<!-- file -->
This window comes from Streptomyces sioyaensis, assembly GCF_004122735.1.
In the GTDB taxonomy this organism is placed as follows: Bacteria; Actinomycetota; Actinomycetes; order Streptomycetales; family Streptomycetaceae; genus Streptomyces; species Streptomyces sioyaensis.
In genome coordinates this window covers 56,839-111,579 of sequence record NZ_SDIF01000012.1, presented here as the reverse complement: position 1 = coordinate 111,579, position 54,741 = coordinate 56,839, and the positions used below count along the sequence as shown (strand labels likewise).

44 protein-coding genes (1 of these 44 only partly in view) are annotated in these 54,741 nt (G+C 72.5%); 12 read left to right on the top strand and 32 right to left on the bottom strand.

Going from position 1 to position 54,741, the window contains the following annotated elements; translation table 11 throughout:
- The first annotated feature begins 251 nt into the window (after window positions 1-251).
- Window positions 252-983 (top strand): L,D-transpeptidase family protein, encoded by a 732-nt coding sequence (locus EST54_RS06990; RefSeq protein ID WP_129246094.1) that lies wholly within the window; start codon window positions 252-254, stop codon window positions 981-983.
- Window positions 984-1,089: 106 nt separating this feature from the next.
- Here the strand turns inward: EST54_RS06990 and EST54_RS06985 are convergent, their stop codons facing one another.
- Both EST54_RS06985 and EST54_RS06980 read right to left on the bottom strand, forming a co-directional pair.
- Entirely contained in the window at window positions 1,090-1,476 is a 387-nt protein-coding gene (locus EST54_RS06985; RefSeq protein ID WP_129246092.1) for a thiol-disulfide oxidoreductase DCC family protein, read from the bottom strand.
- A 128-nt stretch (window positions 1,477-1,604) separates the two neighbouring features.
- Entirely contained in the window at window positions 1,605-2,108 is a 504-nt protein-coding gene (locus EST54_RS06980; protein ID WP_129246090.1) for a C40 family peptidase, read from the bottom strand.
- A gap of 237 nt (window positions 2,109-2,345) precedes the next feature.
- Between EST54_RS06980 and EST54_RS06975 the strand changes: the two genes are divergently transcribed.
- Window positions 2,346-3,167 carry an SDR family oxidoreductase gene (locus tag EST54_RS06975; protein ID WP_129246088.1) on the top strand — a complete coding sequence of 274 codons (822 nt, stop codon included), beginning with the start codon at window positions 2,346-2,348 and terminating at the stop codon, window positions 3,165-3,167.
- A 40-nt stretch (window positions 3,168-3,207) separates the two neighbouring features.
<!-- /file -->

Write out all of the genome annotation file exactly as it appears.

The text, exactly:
This window comes from Streptomyces sioyaensis, assembly GCF_004122735.1.
In the GTDB taxonomy this organism is placed as follows: Bacteria; Actinomycetota; Actinomycetes; order Streptomycetales; family Streptomycetaceae; genus Streptomyces; species Streptomyces sioyaensis.
In genome coordinates this window covers 56,839-111,579 of sequence record NZ_SDIF01000012.1, presented here as the reverse complement: position 1 = coordinate 111,579, position 54,741 = coordinate 56,839, and the positions used below count along the sequence as shown (strand labels likewise).

44 protein-coding genes (1 of these 44 only partly in view) are annotated in these 54,741 nt (G+C 72.5%); 12 read left to right on the top strand and 32 right to left on the bottom strand.

Going from position 1 to position 54,741, the window contains the following annotated elements; translation table 11 throughout:
- The first annotated feature begins 251 nt into the window (after window positions 1-251).
- Window positions 252-983 (top strand): L,D-transpeptidase family protein, encoded by a 732-nt coding sequence (locus EST54_RS06990; RefSeq protein ID WP_129246094.1) that lies wholly within the window; start codon window positions 252-254, stop codon window positions 981-983.
- Window positions 984-1,089: 106 nt separating this feature from the next.
- Here the strand turns inward: EST54_RS06990 and EST54_RS06985 are convergent, their stop codons facing one another.
- Both EST54_RS06985 and EST54_RS06980 read right to left on the bottom strand, forming a co-directional pair.
- Entirely contained in the window at window positions 1,090-1,476 is a 387-nt protein-coding gene (locus EST54_RS06985; RefSeq protein ID WP_129246092.1) for a thiol-disulfide oxidoreductase DCC family protein, read from the bottom strand.
- A 128-nt stretch (window positions 1,477-1,604) separates the two neighbouring features.
- Entirely contained in the window at window positions 1,605-2,108 is a 504-nt protein-coding gene (locus EST54_RS06980; protein ID WP_129246090.1) for a C40 family peptidase, read from the bottom strand.
- A gap of 237 nt (window positions 2,109-2,345) precedes the next feature.
- Between EST54_RS06980 and EST54_RS06975 the strand changes: the two genes are divergently transcribed.
- Window positions 2,346-3,167 carry an SDR family oxidoreductase gene (locus tag EST54_RS06975; protein ID WP_129246088.1) on the top strand — a complete coding sequence of 274 codons (822 nt, stop codon included), beginning with the start codon at window positions 2,346-2,348 and terminating at the stop codon, window positions 3,165-3,167.
- A 40-nt stretch (window positions 3,168-3,207) separates the two neighbouring features.